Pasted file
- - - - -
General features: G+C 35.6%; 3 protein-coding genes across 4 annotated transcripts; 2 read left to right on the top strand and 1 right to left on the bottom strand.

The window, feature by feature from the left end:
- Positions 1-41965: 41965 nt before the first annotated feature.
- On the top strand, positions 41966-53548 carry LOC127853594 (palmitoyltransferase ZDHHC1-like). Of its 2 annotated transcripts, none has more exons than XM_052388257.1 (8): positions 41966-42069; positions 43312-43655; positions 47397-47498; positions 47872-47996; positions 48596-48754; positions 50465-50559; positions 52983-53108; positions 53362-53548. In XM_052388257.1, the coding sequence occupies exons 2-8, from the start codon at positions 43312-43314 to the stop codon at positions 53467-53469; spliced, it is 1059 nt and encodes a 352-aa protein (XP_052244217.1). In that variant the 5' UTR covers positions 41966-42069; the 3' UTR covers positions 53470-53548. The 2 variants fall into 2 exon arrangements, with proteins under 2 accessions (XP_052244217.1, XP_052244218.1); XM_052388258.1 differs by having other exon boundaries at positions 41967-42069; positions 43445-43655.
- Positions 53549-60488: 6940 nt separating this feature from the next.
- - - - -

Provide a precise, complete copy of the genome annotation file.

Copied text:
General features: G+C 35.6%; 3 protein-coding genes across 4 annotated transcripts; 2 read left to right on the top strand and 1 right to left on the bottom strand.

The window, feature by feature from the left end:
- Positions 1-41965: 41965 nt before the first annotated feature.
- On the top strand, positions 41966-53548 carry LOC127853594 (palmitoyltransferase ZDHHC1-like). Of its 2 annotated transcripts, none has more exons than XM_052388257.1 (8): positions 41966-42069; positions 43312-43655; positions 47397-47498; positions 47872-47996; positions 48596-48754; positions 50465-50559; positions 52983-53108; positions 53362-53548. In XM_052388257.1, the coding sequence occupies exons 2-8, from the start codon at positions 43312-43314 to the stop codon at positions 53467-53469; spliced, it is 1059 nt and encodes a 352-aa protein (XP_052244217.1). In that variant the 5' UTR covers positions 41966-42069; the 3' UTR covers positions 53470-53548. The 2 variants fall into 2 exon arrangements, with proteins under 2 accessions (XP_052244217.1, XP_052244218.1); XM_052388258.1 differs by having other exon boundaries at positions 41967-42069; positions 43445-43655.
- Positions 53549-60488: 6940 nt separating this feature from the next.